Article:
Crandell Park made its highly anticipated debut in March. The soft opening was intentional, as plans for the park’s future are as of yet unknown. Eaton County Commissioners instead were hoping to tap into residents’ visions for the park before setting any kinds of concrete plans for the park in place.
“We hope people wander around the park, and let themselves dream a little bit,” said County Commissioner Brian Lautzenheiser when the park opened in March. “We’re looking to piece together what the community’s vision is, and see what types of partnerships we can create.”
Eaton County Parks Director Clay Summers said county officials identified the need for public involvement as a key strategy during the very early stages of the Crandell Park project.
“We can’t create something internally without listening to the public,” Summers said. “We may develop something we think the community needs and it ends up not being something they want.”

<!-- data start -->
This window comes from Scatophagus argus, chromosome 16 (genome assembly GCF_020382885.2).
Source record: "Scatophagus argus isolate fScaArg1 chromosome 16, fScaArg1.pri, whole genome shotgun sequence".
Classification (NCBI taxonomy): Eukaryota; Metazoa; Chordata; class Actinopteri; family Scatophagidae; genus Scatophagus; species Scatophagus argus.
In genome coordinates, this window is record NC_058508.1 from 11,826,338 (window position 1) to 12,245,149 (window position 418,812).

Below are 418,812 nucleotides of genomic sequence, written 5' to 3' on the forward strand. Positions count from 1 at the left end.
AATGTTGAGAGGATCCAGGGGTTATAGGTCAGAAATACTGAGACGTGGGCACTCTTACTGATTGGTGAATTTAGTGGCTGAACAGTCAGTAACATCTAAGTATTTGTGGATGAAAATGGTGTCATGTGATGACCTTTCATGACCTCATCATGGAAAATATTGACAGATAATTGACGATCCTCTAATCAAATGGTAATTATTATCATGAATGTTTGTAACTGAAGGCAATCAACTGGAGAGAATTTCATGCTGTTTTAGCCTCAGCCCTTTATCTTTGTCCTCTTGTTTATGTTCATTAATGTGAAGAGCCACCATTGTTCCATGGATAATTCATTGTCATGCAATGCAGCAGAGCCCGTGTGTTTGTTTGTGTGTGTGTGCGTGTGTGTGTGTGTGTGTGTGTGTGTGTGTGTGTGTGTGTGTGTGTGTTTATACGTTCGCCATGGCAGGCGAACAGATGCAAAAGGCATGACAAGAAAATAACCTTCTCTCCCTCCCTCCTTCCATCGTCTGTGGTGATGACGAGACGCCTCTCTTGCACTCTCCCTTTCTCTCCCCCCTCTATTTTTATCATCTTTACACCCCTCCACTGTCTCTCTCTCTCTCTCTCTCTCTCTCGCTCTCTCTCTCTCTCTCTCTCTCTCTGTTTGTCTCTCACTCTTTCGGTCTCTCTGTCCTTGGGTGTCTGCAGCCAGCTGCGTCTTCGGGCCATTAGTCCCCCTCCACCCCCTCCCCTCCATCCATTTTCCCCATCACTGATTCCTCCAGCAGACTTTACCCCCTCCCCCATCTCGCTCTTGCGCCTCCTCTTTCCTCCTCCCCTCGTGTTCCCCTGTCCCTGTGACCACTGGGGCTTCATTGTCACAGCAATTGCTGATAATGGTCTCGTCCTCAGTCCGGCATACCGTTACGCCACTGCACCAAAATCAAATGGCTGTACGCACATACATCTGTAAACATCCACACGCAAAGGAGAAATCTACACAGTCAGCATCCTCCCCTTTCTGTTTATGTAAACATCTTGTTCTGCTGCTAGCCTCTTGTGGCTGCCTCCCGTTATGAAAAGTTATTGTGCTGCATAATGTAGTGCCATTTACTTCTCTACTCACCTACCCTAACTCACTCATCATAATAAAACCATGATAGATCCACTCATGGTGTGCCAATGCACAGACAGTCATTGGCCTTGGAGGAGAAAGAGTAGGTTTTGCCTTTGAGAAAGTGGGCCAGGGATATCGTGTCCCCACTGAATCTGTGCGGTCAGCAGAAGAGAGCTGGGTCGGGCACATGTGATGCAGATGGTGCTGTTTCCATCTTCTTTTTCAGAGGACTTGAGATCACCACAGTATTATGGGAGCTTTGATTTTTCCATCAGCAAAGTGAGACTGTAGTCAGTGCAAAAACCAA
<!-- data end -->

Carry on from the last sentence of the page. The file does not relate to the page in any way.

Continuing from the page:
The first of six planned meetings will take place Tuesday, April 18 at 6:30 p.m. at Eaton Township Hall. Eaton County residents with an interest in the future development of the park are encouraged to attend and share their thoughts. The meetings will be facilitated by Arnold Weinfeld, Director of Urban Policy Initiatives at Michigan State University.
The second meeting will take place Tuesday, May 2 at AL!VE in Charlotte, followed by meetings at the Hamlin Township Hall in Eaton Rapids on Tuesday, May 16, at Crandell Park on Tuesday, May 30 (the official grand opening date of the park), Benton Township Hall in Potterville on June 13 and Delta Township Hall on June 20. All meetings begin at 6:30 p.m.
“We selected locations where people could get to and where we could see the greatest impact,” Summers said.
The park, located at the corner of M-50 and Stewart Road in Charlotte, is currently open from 8 a.m. to dusk for what Summers called passive recreational use — walking/hiking, carry in kayaking and canoeing, or mountain biking. There is no fishing allowed currently, as the county is waiting to have a fish study completed by the DNR Fisheries Department in an effort to get a baseline understanding of the lake’s fish population.